Provider Access Legislation

Education – in the House of Commons at on 23 October 2023.

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Photo of Damien Moore Damien Moore Conservative, Southport

Whether her Department has conducted a review of the effectiveness of provider access legislation.

Photo of Robert Halfon Robert Halfon Minister of State (Education)

We are hugely strengthening technical and provider access in schools. We have legislated for pupils to have six encounters with apprentice organisations and technical colleges. Ofsted is looking closely at careers guidance, and the apprentice support and knowledge network is going into over 2,000 schools, supporting 680,000 pupils and encouraging them to take up apprenticeships or other skills offerings.

Photo of Damien Moore Damien Moore Conservative, Southport

Colleges in Southport have raised concerns about careers advice opportunities for students with SEND—specifically, about the suitability of the oversight and the supposed added value of these sessions. Will my right hon. Friend detail what steps the Government are taking to ensure that these sessions are personalised better to support SEND students in their transition into employment?

Photo of Robert Halfon Robert Halfon Minister of State (Education)

My hon. Friend is a champion for special needs pupils, and he is absolutely right. We need to ensure that special needs pupils have employment opportunities, along with everybody else. We are investing over £18 million over the next three years in supported internship schemes for high special needs 16-to-19 pupils. We have a mentor scheme for disabled apprentices, the Careers & Enterprise Company has put in SEND support to ensure high-quality careers guidance and training, and 82% of SEND schools are now part of careers hubs.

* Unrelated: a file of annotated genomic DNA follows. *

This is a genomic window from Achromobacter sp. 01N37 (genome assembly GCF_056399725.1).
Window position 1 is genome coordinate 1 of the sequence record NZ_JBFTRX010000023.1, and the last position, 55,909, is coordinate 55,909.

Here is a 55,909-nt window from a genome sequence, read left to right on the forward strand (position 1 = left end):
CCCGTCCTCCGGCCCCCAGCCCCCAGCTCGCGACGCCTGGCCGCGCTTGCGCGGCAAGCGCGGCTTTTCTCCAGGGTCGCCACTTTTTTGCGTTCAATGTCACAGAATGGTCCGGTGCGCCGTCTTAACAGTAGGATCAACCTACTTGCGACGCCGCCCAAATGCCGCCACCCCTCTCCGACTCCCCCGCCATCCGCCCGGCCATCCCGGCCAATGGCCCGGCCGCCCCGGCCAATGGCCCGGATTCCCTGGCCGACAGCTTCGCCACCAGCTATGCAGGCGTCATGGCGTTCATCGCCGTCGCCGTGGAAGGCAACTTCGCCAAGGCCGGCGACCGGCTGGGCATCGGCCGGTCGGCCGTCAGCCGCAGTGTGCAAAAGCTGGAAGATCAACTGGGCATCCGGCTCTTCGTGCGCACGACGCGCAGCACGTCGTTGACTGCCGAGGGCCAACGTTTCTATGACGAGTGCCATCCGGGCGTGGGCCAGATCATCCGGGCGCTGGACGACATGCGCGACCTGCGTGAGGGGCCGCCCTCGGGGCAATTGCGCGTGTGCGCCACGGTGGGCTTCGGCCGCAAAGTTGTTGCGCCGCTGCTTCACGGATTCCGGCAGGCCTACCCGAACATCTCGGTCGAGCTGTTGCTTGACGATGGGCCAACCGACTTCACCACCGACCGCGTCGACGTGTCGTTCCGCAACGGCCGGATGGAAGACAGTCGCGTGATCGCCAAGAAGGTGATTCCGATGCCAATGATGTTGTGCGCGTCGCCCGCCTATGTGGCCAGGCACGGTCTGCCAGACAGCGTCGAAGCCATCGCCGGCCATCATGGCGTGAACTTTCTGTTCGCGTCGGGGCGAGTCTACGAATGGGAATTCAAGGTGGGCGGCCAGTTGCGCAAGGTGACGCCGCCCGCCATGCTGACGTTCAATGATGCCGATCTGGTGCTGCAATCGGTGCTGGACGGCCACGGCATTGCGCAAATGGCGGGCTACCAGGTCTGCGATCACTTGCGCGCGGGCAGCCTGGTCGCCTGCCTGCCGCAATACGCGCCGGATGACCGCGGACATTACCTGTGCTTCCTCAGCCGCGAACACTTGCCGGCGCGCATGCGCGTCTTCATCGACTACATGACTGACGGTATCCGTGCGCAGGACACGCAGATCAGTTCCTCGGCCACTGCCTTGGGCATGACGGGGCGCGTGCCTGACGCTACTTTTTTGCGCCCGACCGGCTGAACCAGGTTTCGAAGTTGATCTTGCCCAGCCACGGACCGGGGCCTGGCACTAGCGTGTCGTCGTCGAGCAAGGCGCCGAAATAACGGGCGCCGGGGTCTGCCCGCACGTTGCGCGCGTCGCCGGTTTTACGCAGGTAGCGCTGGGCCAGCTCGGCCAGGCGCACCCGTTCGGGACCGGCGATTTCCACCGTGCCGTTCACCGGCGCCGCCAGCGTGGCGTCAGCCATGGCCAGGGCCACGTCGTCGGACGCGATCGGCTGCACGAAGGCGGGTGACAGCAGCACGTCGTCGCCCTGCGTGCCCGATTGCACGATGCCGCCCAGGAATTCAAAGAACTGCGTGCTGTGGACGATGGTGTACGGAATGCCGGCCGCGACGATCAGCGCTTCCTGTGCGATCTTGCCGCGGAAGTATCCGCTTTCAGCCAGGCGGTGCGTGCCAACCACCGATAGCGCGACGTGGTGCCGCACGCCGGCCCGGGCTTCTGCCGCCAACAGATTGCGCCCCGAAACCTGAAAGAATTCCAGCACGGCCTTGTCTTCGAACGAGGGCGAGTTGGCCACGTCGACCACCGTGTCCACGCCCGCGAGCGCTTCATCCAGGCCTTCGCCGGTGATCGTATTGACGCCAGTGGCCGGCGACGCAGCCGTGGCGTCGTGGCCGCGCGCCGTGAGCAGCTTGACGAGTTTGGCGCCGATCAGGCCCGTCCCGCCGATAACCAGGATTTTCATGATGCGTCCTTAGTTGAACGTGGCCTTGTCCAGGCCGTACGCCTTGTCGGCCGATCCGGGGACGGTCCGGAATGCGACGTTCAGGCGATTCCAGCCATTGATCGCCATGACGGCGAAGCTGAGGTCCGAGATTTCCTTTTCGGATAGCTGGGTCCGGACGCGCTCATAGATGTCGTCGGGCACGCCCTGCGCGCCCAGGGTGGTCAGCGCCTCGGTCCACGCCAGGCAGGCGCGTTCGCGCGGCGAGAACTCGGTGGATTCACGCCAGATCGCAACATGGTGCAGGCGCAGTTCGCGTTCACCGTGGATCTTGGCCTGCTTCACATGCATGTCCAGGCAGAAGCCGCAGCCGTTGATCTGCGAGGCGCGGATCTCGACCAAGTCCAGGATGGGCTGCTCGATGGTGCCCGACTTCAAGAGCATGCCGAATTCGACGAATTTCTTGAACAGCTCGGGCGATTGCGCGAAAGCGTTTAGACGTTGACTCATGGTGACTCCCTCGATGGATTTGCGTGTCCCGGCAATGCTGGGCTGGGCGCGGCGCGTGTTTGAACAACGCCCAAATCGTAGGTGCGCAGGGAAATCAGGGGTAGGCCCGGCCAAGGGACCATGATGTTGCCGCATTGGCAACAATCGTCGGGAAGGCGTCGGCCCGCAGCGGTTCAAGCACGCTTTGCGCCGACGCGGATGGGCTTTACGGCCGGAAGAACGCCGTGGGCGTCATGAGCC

Photo of Andrew Gwynne Andrew Gwynne Shadow Minister (Social Care)

As supportive as I am of this scheme, I do not think that up to six sessions really cuts it. Will the Minister consider a scheme similar to Aimhigher, which was introduced by the previous Labour Government to encourage young people into higher education and down the vocational route? This would give young people mentors who have been through apprenticeship schemes and really get them hooked on the opportunities that vocational education can bring.

Photo of Robert Halfon Robert Halfon Minister of State (Education)

I welcome the hon. Gentleman’s question. My first speech in the House of Commons was about that very subject. The six encounters that I mentioned are the minimum. Obviously, many schools do more. Only last week, I attended Oasis school in Bristol, and watched students being encouraged to take up apprenticeships and to hold an apprenticeship careers fair. We are doing huge amounts. I mentioned the apprenticeship skills and knowledge network, which is going around schools and encouraging pupils to take up apprenticeships. That involves more than 2,000 schools and 680,000 pupils. We need to do as much as possible to educate students about apprenticeships and to ensure that they have the encounters that he rightly talks about.